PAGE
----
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Reserve Bank of India Keeps Policy Frozen: Pound to Indian Rupee Exchange Rate Outlook Low

Indian Rupee Currency Forecast

Pound to Indian Rupee Exchange Rate Struggles to Recover despite Stronger UK Data

Even though the Pound (GBP) was supported against other major currencies yesterday, the Pound Sterling to Indian Rupee (GBP/INR) outlook remains under pressure. Various factors including the Reserve Bank of India (RBI) and softening coronavirus jitters are boosting the Indian Rupee (INR).

Since opening this week near a three-week-best of 94.48, GBP/INR has plummeted. GBP/INR has lost almost two Rupees in value, more than shedding last week’s gains.

While GBP/INR has been able to hold above Tuesday’s fortnight low of 92.09, the pair still trends much lower overall in the region of 92.52 at the time of writing.

Sterling lacks the drive for much recovery as investors await more Brexit news and UK data. This leaves the Pound to Indian Rupee exchange rate to be driven by Rupee strength and risk-sentiment in the coming days.

Pound (GBP) Exchange Rates Lack Drive as Brexit Uncertainties Persist

The Pound briefly saw a boost in demand in the middle of the week. The latest UK PMIs beat projections, supporting hopes that Britain’s economy was seeing a rebound this year.

Wednesday’s services PMI was especially impressive, jumping to 53.9 from a stagnant 50.0 in January.

However, the Pound was unable to keep climbing after the news. Brexit uncertainties returned this week. Lingering uncertainties kept a lid on the Pound’s potential to advance even after those results came in.

Reports yesterday suggested the EU was considering taking a tougher stance on financial connections to the City of London. According to Ned Rumpeltin, European Head of Currency Strategy at Toronto-Dominion Bank:

‘It now looks clear that both the EU and UK are starting to take off their gloves,

Our bottom line for Sterling is that it is likely to remain mostly a barometer of these risks.’

Indian Rupee (INR) Exchange Rates Up as Reserve Bank of India (RBI) Avoids Dovishness

The Indian Rupee has seen a significant rebound this week. It is benefitting from improved global market sentiment following last week’s panic.

Concerns over the spread of a coronavirus outbreak have cooled since last week, and investors have been returning to currencies correlated with risk and trade-sentiment. This has caused Indian Rupee gains.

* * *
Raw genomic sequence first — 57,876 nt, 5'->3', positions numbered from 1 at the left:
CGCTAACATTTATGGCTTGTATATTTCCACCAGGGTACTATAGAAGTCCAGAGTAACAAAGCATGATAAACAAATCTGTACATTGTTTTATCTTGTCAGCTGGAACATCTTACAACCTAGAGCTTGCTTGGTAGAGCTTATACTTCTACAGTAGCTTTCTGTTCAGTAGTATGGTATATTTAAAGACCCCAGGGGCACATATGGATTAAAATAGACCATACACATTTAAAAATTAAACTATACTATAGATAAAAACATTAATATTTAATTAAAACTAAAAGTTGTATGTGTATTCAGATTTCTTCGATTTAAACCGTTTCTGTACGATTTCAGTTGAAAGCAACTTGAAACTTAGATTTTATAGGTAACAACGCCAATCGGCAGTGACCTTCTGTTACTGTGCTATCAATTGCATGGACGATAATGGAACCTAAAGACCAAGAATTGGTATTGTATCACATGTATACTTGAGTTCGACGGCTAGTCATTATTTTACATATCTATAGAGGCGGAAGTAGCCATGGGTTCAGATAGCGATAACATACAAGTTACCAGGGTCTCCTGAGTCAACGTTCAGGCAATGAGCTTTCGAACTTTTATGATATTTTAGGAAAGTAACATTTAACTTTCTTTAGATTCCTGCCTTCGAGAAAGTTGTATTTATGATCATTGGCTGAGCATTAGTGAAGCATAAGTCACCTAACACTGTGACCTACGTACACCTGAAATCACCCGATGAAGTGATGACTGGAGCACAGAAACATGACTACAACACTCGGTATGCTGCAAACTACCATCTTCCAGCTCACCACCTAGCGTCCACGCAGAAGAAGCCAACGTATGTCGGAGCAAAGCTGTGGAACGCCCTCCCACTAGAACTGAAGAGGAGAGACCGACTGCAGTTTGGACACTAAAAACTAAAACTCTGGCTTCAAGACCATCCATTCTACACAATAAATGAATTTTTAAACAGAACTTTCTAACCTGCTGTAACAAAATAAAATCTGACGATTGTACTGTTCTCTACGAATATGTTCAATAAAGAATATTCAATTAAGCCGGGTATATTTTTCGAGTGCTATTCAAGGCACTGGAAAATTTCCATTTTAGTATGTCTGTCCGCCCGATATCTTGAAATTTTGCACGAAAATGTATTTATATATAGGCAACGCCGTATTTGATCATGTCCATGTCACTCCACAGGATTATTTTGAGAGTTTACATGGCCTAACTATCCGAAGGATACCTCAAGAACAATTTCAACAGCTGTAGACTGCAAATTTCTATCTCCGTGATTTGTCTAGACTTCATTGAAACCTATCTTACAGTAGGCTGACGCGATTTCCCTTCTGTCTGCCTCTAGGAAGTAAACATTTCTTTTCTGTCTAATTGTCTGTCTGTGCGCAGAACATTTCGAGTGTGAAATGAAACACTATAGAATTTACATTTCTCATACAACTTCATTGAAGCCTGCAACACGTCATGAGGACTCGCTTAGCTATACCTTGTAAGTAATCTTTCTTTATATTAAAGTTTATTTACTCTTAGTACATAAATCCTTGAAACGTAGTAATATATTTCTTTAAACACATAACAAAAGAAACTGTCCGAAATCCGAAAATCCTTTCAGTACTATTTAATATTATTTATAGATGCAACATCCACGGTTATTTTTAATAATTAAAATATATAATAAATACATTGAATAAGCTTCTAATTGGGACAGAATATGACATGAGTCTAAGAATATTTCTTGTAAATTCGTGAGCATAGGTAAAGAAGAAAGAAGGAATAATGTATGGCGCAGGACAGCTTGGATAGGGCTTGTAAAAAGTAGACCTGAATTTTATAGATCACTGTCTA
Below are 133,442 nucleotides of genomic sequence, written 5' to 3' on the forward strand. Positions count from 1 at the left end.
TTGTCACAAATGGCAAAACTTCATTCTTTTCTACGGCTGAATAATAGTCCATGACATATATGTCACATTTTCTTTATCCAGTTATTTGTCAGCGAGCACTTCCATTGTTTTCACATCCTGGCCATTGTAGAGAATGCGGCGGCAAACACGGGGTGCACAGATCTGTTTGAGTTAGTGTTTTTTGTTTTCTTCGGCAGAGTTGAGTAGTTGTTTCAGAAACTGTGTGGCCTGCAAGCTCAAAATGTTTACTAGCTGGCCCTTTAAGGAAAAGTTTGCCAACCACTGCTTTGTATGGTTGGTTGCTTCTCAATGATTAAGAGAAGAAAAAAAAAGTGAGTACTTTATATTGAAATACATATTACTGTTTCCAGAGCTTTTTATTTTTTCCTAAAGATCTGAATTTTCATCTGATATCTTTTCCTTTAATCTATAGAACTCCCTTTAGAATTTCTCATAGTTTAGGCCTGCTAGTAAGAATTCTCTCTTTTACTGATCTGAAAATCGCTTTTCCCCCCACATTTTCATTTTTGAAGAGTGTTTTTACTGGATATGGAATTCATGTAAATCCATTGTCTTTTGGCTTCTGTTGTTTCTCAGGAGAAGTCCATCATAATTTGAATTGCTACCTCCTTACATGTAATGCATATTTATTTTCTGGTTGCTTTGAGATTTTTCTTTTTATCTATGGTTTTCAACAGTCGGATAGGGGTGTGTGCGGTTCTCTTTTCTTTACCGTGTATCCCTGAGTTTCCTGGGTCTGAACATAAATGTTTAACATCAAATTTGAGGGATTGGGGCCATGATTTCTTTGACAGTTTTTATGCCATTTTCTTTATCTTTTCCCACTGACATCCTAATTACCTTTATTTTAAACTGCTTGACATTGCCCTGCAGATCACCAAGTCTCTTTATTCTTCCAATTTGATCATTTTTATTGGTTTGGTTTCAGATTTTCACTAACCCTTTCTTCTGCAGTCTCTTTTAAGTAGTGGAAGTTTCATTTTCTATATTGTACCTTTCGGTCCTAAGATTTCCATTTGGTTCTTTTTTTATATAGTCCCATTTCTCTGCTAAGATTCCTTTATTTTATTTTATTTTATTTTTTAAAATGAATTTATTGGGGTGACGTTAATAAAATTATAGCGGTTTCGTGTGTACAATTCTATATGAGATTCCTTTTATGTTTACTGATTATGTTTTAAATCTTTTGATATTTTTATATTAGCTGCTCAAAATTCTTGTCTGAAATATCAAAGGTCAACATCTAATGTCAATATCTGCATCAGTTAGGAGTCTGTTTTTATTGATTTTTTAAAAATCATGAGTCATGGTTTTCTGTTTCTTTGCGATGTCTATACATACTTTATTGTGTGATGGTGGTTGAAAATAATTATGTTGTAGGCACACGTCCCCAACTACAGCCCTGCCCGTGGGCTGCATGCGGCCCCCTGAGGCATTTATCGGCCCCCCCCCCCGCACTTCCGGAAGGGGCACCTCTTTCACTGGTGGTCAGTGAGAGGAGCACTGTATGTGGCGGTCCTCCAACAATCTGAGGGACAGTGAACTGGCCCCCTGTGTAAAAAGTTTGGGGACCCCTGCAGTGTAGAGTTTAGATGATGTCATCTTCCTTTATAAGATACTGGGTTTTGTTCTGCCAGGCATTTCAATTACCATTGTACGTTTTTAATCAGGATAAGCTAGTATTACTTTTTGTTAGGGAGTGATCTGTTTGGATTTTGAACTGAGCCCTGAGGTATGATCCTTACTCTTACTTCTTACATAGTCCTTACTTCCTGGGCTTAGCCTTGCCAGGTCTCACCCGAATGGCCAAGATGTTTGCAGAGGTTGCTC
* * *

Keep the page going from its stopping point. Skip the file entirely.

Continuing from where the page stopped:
In fact, the Indian Rupee is seeing especially high demand as coronavirus concerns continue to weaken oil prices. India imports oil, so lower oil prices typically benefit India’s economic outlook.

On top of market risk-sentiment, the Indian Rupee has benefitted from domestic news this week. Yesterday’s Indian services PMI was a much stronger than expected 55.5, and today’s Reserve Bank of India (RBI) policy decision was less dovish than some speculated.

While the RBI continues to hint it has an easing bias, it has also indicated that inflation and growth are currently too high to cut rates again just yet. According to Sujan Hajra, Chief Economist at Anand Rathi Securities:

‘This time the RBI is showing that on the growth front there has been some level of pick-up. Inflation projection has been revised upwards and this is not a situation where RBI can cut rates until or unless the retail inflation comes down substantially.’

Pound to Indian Rupee (GBP/INR) Exchange Rate Outlook Remains Focused on Global Sentiment

Amid a lack of notable UK or Indian data due until next week, developments in politics and market sentiment are most likely to drive the Pound to Indian Rupee (GBP/INR) exchange rate.

The Pound outlook remains significantly influenced by Brexit uncertainty.

If UK and EU officials both show fresh signs that tensions are worsening for example, the Pound could see fresh losses. On the other hand, negotiation optimism could cause a fresh boost in Pound demand.

As for the Indian Rupee, it could continue to climb if market panic around the coronavirus continues to cool. If fears worsen again though, or if oil prices see a recovery rebound, the Rupee’s appeal will be diminished.

With the Pound to Indian Rupee (GBP/INR) exchange rate outlook largely dependent on political factors for now, the pair’s movement may also be limited until Monday’s key UK growth data comes in.